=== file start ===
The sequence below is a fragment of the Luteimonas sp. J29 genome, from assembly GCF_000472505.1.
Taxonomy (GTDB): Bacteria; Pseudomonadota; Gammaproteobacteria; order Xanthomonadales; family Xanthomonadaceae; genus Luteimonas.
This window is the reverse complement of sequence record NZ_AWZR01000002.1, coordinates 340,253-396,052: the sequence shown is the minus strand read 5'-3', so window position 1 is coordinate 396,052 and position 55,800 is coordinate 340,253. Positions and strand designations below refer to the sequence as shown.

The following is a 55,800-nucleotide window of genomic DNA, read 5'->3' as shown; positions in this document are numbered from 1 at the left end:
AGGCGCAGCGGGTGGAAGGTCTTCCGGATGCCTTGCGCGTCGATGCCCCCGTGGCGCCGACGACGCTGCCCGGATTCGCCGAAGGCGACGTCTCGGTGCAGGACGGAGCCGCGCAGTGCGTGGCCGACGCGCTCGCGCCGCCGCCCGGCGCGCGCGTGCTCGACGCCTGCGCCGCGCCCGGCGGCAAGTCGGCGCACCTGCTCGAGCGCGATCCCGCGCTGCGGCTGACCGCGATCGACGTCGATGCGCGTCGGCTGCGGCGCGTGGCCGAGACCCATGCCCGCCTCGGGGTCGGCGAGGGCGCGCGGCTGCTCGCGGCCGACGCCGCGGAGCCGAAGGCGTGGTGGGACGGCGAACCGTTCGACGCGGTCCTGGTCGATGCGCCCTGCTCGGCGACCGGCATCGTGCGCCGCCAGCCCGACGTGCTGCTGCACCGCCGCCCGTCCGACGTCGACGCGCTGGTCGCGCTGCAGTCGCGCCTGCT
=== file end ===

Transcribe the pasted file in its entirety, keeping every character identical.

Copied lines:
The sequence below is a fragment of the Luteimonas sp. J29 genome, from assembly GCF_000472505.1.
Taxonomy (GTDB): Bacteria; Pseudomonadota; Gammaproteobacteria; order Xanthomonadales; family Xanthomonadaceae; genus Luteimonas.
This window is the reverse complement of sequence record NZ_AWZR01000002.1, coordinates 340,253-396,052: the sequence shown is the minus strand read 5'-3', so window position 1 is coordinate 396,052 and position 55,800 is coordinate 340,253. Positions and strand designations below refer to the sequence as shown.

The following is a 55,800-nucleotide window of genomic DNA, read 5'->3' as shown; positions in this document are numbered from 1 at the left end:
AGGCGCAGCGGGTGGAAGGTCTTCCGGATGCCTTGCGCGTCGATGCCCCCGTGGCGCCGACGACGCTGCCCGGATTCGCCGAAGGCGACGTCTCGGTGCAGGACGGAGCCGCGCAGTGCGTGGCCGACGCGCTCGCGCCGCCGCCCGGCGCGCGCGTGCTCGACGCCTGCGCCGCGCCCGGCGGCAAGTCGGCGCACCTGCTCGAGCGCGATCCCGCGCTGCGGCTGACCGCGATCGACGTCGATGCGCGTCGGCTGCGGCGCGTGGCCGAGACCCATGCCCGCCTCGGGGTCGGCGAGGGCGCGCGGCTGCTCGCGGCCGACGCCGCGGAGCCGAAGGCGTGGTGGGACGGCGAACCGTTCGACGCGGTCCTGGTCGATGCGCCCTGCTCGGCGACCGGCATCGTGCGCCGCCAGCCCGACGTGCTGCTGCACCGCCGCCCGTCCGACGTCGACGCGCTGGTCGCGCTGCAGTCGCGCCTGCT